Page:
Graves had known Challoner from service at barracks in Britain. The last time Graves had seen Challoner alive was in Britain, when Challoner shook his hand and said, ‘I’ll meet you again in France, sir’.
5. Eerie Ypres – Saved by a spook
The area around Ypres in Belgium saw some of the fiercest fighting of the Great War, and in the gory battles that bear the city’s name, the casualties on both sides numbered in the hundreds of thousands.
One of the many who died at Ypres was an unnamed friend of Lieutenant William Speight’s.
One gloomy night in December 1915 Speight was sat in his dimly lit dug-out when who should walk in, but his deceased comrade in arms. The next night Speight invited another officer to sit in the dug-out with him in the event the phantom of his expired pal should return.
Speight recorded that, ‘The dead officer came once more and, after pointing to a spot on the floor of the dug-out, vanished.’
A spooked Speight had his men dig a hole at the spot the spirit had pointed to. They discovered a small tunnel a few feet down – packed with explosives. The Germans had rigged the tunnel to blow 13 hours hence. The bombs were defused, and the men of the trench saved by the spectre of the Ypres Salient.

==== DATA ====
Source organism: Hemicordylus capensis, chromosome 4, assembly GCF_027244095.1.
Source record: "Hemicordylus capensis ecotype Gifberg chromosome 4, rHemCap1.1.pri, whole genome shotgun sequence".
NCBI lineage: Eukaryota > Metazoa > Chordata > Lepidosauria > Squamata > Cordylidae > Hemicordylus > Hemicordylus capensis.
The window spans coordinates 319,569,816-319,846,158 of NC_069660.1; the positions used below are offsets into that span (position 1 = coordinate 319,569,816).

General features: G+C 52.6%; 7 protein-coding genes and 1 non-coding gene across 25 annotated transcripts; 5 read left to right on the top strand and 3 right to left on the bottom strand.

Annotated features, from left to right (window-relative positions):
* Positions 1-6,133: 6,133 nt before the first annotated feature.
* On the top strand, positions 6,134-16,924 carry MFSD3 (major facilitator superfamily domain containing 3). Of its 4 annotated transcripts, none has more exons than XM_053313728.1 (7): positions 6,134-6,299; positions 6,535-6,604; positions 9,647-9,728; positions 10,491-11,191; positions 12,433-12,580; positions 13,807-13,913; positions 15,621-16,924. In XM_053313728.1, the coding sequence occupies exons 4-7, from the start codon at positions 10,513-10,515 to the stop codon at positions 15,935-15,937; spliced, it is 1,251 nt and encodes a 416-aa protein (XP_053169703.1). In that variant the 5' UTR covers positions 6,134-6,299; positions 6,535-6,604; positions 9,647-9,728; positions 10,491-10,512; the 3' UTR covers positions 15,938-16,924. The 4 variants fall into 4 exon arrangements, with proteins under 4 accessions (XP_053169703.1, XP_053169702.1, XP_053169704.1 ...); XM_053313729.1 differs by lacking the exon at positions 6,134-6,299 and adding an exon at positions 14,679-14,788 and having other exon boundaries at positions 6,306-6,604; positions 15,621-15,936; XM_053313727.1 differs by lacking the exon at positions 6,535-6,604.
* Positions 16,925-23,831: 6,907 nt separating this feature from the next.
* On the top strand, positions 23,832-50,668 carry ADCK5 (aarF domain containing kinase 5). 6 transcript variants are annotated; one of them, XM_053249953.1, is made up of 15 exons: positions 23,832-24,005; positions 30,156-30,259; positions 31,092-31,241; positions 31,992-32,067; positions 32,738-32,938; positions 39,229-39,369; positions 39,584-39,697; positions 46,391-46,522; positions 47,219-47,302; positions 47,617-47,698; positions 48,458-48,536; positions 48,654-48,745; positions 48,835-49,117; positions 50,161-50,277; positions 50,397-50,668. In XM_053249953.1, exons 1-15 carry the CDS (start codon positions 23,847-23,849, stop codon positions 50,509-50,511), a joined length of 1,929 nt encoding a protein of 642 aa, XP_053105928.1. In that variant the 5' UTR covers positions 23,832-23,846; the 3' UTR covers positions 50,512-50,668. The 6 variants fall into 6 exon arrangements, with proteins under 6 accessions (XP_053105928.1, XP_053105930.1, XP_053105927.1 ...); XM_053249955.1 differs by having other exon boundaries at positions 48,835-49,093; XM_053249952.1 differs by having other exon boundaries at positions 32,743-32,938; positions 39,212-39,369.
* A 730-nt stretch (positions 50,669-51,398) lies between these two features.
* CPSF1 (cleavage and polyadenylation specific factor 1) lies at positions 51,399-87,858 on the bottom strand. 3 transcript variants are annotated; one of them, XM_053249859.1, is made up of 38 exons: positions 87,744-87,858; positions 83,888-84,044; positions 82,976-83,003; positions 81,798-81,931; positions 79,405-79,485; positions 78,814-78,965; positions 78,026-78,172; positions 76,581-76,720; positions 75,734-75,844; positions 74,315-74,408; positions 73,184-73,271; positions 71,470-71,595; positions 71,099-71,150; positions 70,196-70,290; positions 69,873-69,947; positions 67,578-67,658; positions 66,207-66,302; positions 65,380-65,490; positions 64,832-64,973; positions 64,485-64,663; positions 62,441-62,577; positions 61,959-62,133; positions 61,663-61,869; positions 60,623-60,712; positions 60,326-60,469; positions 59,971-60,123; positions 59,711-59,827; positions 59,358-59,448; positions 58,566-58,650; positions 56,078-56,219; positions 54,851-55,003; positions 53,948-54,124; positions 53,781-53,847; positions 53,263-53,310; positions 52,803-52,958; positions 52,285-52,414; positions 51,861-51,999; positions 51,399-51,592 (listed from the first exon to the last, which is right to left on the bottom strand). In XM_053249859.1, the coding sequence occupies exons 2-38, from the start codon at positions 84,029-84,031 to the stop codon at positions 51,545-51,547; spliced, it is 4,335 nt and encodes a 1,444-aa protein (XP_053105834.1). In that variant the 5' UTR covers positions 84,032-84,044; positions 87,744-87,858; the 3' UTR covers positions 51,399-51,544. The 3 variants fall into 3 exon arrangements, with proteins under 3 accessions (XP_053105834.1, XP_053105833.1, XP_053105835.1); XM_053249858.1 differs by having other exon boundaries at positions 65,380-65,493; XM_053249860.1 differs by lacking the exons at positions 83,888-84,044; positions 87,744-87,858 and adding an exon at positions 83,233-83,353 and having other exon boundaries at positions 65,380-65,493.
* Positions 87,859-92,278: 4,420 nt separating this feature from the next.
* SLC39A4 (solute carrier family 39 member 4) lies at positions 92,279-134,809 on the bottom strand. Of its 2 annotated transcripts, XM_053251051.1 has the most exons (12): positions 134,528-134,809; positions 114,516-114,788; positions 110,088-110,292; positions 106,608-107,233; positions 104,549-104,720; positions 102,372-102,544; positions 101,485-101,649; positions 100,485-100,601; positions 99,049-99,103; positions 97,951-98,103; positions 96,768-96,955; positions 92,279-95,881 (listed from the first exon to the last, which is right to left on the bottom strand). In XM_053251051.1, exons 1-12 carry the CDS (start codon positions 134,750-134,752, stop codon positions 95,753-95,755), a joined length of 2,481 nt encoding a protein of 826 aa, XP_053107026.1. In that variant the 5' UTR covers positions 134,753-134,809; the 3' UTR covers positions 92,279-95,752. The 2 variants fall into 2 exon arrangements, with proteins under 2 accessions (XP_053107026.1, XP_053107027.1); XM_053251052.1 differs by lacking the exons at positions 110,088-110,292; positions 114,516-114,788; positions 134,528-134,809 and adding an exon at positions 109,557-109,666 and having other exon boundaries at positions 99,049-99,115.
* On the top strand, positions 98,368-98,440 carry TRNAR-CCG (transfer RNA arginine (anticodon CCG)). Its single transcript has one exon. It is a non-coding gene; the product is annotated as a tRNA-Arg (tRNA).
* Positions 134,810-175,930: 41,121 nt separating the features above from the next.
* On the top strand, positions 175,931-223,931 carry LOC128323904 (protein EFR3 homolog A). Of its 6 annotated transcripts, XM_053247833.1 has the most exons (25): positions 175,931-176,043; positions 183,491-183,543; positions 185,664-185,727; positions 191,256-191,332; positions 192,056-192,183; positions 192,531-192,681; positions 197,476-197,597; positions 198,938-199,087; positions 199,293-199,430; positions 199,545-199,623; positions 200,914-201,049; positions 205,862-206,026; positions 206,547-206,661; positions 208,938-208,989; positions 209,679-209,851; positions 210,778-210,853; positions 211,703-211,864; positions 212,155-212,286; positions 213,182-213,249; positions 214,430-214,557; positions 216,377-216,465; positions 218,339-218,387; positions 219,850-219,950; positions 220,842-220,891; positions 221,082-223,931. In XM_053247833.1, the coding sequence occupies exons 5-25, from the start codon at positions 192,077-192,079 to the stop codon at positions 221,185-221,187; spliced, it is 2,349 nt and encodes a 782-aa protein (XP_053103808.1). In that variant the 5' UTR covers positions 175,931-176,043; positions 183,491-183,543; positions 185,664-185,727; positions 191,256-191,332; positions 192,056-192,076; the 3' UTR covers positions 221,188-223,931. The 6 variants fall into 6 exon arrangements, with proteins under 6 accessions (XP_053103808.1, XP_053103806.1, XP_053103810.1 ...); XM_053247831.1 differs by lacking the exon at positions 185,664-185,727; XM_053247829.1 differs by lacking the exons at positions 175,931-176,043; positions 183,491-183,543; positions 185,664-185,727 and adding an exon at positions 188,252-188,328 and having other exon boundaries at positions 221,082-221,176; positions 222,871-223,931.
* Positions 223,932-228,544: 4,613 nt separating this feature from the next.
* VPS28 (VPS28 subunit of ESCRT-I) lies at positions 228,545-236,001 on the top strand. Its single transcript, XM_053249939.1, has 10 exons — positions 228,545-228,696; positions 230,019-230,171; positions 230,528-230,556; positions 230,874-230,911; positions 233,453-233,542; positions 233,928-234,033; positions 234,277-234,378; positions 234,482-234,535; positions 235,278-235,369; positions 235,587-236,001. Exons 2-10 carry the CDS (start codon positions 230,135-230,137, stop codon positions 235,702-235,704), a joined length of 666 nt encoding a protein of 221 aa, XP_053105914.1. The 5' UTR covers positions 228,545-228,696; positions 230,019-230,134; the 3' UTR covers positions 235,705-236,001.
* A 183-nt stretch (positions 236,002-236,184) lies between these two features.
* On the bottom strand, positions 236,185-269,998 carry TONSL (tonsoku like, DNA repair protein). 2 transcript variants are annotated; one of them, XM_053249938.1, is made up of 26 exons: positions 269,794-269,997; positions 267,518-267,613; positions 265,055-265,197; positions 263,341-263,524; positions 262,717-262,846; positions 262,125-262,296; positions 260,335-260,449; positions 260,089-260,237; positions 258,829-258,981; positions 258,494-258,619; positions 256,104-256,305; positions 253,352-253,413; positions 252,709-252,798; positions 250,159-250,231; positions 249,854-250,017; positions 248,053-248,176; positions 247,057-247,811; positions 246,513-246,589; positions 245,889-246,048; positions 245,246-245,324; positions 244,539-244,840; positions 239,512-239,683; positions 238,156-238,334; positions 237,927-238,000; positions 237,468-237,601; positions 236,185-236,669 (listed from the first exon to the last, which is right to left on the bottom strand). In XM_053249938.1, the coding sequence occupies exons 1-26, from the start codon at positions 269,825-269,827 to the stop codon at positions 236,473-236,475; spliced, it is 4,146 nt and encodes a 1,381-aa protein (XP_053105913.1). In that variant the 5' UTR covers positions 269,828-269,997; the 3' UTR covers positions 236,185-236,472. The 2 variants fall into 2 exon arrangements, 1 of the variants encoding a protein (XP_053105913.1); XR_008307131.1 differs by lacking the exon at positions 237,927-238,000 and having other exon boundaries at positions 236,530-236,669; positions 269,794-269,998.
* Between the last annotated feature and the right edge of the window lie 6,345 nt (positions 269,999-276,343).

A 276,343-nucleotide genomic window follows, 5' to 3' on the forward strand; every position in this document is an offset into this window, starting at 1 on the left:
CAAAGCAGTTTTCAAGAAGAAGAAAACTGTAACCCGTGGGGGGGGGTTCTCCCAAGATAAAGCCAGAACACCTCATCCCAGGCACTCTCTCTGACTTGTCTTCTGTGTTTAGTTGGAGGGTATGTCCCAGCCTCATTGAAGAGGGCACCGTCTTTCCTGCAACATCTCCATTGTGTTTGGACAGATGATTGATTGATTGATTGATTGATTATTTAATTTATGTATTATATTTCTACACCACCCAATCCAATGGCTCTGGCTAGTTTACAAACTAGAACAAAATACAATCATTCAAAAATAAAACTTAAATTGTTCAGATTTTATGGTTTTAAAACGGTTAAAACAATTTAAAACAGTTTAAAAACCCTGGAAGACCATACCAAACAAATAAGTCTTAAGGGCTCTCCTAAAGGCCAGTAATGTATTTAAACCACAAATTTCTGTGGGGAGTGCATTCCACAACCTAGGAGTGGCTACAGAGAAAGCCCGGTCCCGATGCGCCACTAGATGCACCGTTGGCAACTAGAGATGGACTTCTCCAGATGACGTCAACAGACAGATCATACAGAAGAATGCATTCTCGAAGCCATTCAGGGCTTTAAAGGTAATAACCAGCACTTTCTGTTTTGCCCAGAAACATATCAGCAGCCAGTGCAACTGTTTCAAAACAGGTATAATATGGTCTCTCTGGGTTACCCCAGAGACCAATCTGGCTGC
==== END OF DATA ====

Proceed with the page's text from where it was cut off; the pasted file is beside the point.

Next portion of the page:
6. Ghoulish Grantchester – The poet’s phantom
‘If I should die, think only this of me:
That there is some corner of a foreign field
That is for ever England.’
These are arguably the most famous words associated with the First World War. They are the opening lines of the 1915 poem The Soldier by Rupert Brooke (1887-1915).
While en route to fight at Gallipoli Brooke was bitten by a mosquito, dying of sepsis on 23 April 1915.
Another of Brooke’s famous poems is ‘The Old Vicarage, Grantchester’, a dreamy, comic poem of pre-war England and a love letter to the grand Jacobean house near Cambridge where Brooke had rented rooms in the early 1910s.
But did it continue to be a favourite haunt of his after his death?
In a 1936 collection of ‘true’ ghost stories, a Dr. Copeland tells a ghostly anecdote from 1919, when he was living in rooms at the Old Vicarage in Grantchester.
One still, cold winter’s night he was relaxing in the sitting room, smoking and reading by the fire ‘in the soft lamplight by which Rupert Brooke had also once smoked and read’.
His bulldog Caesar suddenly woke up and growled at the window. The physician put down his book. He then heard ‘slow, regular footsteps’ moving around the house and approaching the French windows beside him. He jumped up and ‘threw open’ the window but saw no trace of anybody at all.
Copeland was afterwards told by the owners of the house that the phantom footsteps had been heard since Rupert Brooke was killed in 1915.